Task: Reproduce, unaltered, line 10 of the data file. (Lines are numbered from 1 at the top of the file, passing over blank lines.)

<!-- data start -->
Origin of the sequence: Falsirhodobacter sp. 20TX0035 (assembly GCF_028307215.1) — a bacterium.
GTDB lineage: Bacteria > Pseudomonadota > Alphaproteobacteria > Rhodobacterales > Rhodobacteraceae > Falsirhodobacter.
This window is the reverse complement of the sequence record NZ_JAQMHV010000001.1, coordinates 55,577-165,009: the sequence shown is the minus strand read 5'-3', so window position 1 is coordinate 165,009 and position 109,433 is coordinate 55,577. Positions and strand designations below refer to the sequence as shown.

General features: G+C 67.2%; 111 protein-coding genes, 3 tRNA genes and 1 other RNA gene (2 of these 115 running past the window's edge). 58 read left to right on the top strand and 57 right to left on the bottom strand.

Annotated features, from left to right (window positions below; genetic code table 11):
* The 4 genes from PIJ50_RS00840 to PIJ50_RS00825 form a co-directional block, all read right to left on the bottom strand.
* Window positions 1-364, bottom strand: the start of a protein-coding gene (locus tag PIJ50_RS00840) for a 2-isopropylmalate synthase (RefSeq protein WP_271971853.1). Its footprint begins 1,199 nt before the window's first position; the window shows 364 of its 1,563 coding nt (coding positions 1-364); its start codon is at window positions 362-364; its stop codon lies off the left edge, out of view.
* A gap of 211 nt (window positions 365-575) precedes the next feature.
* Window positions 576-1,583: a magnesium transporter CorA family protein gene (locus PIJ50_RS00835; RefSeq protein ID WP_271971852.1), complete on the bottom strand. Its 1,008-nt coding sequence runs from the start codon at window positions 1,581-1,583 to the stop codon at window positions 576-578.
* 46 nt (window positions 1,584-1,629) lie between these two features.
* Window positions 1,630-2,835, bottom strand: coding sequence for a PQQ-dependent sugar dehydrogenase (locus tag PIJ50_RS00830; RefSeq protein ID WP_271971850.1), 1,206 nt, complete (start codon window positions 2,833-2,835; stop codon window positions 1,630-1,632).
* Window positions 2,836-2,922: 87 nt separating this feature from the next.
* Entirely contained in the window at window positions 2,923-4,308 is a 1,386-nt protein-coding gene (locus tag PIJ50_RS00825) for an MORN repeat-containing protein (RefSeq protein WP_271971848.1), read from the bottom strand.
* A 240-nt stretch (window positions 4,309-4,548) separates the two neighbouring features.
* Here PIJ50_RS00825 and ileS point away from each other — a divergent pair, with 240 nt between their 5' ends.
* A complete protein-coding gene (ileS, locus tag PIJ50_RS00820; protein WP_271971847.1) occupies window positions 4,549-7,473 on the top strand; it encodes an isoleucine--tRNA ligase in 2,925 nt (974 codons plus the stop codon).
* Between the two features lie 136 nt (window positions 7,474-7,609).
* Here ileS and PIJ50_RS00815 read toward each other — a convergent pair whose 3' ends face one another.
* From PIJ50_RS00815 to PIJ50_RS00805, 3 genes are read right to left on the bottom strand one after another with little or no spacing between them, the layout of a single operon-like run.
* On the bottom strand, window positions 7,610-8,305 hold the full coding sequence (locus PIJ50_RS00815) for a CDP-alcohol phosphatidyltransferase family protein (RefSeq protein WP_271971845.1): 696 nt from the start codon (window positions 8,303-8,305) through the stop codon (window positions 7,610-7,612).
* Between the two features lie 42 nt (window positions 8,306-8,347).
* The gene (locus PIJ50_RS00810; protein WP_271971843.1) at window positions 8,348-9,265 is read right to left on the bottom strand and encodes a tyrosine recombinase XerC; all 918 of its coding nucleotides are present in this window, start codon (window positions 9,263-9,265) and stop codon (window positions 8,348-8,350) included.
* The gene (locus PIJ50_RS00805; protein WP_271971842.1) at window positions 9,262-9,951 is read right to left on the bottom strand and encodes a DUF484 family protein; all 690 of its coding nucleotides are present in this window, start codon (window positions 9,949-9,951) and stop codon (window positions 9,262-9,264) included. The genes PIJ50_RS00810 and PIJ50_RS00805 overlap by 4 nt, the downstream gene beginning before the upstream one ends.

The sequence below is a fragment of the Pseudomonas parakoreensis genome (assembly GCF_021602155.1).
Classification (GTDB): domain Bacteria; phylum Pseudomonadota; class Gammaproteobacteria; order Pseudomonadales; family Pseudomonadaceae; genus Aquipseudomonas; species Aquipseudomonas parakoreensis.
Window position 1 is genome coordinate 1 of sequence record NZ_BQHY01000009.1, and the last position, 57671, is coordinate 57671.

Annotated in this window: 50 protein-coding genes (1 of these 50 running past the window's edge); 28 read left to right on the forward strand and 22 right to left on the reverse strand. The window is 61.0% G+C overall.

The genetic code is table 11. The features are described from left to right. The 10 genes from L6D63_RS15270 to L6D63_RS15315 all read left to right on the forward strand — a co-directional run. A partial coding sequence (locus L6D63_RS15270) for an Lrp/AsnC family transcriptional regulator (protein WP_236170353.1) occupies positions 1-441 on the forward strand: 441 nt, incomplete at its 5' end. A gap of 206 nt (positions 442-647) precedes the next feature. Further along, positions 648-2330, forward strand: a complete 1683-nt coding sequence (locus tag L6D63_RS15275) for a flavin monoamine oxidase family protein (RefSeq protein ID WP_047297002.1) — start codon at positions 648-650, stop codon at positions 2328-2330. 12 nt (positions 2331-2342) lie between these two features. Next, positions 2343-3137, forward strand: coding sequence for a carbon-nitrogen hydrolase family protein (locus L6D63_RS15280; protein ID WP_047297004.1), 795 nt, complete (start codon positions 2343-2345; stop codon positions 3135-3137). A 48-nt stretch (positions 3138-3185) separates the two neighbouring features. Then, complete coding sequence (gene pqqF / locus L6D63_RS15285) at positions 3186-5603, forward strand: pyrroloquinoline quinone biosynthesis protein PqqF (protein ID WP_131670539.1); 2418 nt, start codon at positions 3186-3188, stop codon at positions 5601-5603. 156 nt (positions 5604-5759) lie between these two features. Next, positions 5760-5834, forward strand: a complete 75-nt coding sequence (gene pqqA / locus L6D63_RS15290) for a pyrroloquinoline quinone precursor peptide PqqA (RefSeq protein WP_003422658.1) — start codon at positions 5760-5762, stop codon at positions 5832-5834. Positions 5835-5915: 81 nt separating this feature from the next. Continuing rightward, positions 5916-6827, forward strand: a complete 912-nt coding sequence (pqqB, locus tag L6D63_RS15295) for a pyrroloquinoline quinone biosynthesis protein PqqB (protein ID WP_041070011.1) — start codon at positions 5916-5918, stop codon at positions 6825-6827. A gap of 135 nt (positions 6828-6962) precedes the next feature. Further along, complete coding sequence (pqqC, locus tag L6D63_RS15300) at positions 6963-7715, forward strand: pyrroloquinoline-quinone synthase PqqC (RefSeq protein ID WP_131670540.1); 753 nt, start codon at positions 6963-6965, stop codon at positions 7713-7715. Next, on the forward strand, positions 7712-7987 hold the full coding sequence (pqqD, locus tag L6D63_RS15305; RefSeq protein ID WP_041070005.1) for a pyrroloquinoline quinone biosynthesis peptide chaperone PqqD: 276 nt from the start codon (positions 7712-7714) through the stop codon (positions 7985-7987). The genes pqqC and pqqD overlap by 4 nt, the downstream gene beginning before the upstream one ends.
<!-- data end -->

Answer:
* 46 nt (window positions 1,584-1,629) lie between these two features.